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[Developer Blog] ME SQUASH BUG: Improving the EVE experience

Discussion in 'EVE News' started by EVE News, Oct 17, 2011.

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    Apr 12, 2011
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    There were many things that became apparent to us while we were going through the "experience" of releasing the first Captain's Quarters that we really needed to learn from: one of them was that we have not kept up with the advancing state of some key technologies that allow companies to deliver better products.

    We released a very large amount of new C++ code with the expansion, and we were all expecting that there were going to be a number of issues that we’d missed. As I hid underneath my desk, occasionally checking on the forums and the bug reporting website for crash dumps for the inevitable issues, I realized that we weren’t getting them because, quite simply, the process of asking you to turn on an option to gather them, find them in an obscure directory and send them to us is pretty unreasonable.

    Firefox doesn’t do that, Chrome doesn’t do that and Steam doesn’t do that.

    What those products have in common though, is that they use an automatic uploading system for crashes, and they have a back-end that produces all sorts of pretty graphs telling the engineers that if they fix silly bug and patch it out in the next two days, number of people a day will no longer be unceremoniously dumped to their desktop in the middle of doing something important or fun.

    So over the summer holidays, we just started working on a system that does just that. We deployed the first versions of this rather tentatively to CCP internally, after summer ended. We’ve been progressively expanding the coverage and infrastructure for this ever since. We reached a point where we’ve actually improved the stability of our tools and fixed a large number of crashes that we were getting internally, that even developers never bothered to report, but there are still up to an estimated 1.5k crashes per day happening on Tranquility.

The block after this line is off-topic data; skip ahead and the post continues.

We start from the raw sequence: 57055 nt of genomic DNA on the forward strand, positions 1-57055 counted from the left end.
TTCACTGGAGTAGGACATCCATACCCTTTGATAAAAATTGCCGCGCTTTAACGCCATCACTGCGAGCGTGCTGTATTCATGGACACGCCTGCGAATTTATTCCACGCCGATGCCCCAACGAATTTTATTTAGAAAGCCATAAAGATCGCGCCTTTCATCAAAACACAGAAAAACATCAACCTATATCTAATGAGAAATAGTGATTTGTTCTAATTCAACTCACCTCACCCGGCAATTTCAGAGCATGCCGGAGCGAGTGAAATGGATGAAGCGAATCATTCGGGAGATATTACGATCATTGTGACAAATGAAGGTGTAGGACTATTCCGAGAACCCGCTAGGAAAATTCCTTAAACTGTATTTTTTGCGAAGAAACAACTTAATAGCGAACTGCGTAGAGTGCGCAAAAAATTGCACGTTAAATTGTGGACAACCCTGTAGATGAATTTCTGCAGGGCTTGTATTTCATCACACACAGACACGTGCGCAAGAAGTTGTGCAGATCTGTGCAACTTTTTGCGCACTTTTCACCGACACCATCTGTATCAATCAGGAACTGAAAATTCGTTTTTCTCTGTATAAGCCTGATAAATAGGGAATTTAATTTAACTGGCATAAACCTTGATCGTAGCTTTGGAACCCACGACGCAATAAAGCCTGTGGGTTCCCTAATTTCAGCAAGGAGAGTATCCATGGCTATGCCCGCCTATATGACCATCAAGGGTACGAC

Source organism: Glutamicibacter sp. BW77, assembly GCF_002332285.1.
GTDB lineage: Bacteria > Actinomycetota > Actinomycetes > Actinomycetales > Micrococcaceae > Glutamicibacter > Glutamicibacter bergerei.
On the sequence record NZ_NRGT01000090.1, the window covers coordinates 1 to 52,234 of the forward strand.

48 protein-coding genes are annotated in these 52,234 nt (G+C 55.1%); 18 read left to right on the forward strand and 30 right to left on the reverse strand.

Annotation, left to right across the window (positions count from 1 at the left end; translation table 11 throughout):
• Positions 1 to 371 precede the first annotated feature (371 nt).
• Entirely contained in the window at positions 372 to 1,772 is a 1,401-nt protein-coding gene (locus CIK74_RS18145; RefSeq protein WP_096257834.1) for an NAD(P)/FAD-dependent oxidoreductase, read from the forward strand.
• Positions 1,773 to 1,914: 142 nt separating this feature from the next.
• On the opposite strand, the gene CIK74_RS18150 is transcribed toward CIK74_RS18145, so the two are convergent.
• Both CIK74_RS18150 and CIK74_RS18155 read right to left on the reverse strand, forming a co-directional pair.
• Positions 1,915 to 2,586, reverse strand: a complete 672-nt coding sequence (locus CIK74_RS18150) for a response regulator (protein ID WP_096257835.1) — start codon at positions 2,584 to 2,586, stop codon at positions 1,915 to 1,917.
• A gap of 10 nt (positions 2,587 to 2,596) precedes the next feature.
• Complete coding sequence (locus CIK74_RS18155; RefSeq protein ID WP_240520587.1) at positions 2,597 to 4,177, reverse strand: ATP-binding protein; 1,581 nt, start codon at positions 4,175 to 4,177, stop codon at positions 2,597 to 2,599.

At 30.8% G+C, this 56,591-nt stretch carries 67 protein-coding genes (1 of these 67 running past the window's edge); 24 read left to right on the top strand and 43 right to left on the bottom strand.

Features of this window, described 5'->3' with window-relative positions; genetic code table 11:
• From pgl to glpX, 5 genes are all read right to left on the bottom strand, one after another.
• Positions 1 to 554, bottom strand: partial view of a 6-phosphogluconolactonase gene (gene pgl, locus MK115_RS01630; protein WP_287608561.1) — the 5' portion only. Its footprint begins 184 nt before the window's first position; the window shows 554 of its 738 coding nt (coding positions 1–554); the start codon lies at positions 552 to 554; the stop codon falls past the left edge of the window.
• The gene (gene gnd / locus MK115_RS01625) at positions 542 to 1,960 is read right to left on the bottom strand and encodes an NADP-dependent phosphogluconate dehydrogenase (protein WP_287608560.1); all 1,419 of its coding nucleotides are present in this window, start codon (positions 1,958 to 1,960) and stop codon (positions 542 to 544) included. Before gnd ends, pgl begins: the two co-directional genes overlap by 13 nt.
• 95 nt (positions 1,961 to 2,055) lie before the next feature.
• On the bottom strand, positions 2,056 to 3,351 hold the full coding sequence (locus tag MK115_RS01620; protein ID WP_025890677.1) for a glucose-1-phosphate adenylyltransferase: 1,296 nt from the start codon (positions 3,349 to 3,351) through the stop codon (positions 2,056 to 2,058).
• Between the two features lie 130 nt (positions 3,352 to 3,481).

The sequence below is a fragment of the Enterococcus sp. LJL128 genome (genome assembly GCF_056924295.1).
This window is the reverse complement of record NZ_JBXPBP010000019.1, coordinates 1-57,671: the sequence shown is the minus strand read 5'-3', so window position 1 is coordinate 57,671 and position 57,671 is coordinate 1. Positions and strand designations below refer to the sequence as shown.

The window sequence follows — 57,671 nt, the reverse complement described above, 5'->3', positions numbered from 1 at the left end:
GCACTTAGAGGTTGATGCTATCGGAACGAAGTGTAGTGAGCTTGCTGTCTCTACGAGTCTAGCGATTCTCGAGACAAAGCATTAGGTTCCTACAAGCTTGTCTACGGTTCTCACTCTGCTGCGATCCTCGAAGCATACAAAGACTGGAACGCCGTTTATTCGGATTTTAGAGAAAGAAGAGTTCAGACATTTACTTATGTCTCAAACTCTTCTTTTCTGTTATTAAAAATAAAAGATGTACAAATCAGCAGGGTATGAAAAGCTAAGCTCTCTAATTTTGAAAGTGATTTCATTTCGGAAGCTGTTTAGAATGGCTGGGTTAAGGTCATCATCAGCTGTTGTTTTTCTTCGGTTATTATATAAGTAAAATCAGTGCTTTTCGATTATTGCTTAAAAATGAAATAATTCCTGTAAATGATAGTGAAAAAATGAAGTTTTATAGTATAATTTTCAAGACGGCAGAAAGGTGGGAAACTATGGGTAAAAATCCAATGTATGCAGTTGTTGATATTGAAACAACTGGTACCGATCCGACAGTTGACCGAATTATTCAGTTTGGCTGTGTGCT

Therefore, we’ve bumped deployment of this new reporting system up in the schedule, and are releasing it on Tuesday… and then we’re going to HTFU and try and fix as many of the issues that are reported as soon as possible.

    It’s what we do…

    With this new system we have already identified the top two crashes that have been happening on Singularity, and we’ve fixed them in this patch too. We’re going through the others in order of how frequently they are causing crashes for the players on SiSi.

    What about my privacy?

    The mini-dump files that we upload only contain information about the EVE Online process relevant to the crash – we generate them using the same system that Windows does, and mainly they contain a few of the values of variables that are referenced by stack of functions that eventually caused the crash (although often not). Personal information is not collected in these reports, and it doesn’t look at anything else you have installed or are running on your computer (unless you have external binaries that have injected themselves into the running EVE process).

    We’re trying to be transparent and up-front that we’re starting to do this, but you’re probably already using programs that do this without realizing it, like for instance Steam, Chrome, and Firefox.

    So I won’t crash anymore?

    We can’t promise this, because there are frequently things that either we don’t see internally or in testing or that come from code that we don’t write (things like programs that overlay voice chat UI that try and sneak into our code or your graphics driver).

    What I think we can promise is that we’ve significantly improved our ability to identify crashes, and make sure that we catch more of them during testing, both internally and on Singularity.

    Not enough pictures.


    This shows the number of crashes per day from our main code line at CCP, generally being worked on by most of the developers (400 people). We occasionally get a new crash that hits a load of people (or an automated system), but we also tend to get them cleared up much more quickly now:


    This was the history of the crash that caused one of those spikes.

    We can see when the first recorded occurrence of a particular crash is, which makes it much easier to try and work back and figure out what change caused it.

    In Summary

    We don’t like releasing bad code to you or leaving it broken for a long time, and we hope this is a big step forward in fixing that. I hope that in the next few weeks we can put a measurable dent in the number of crashes that happen in EVE.

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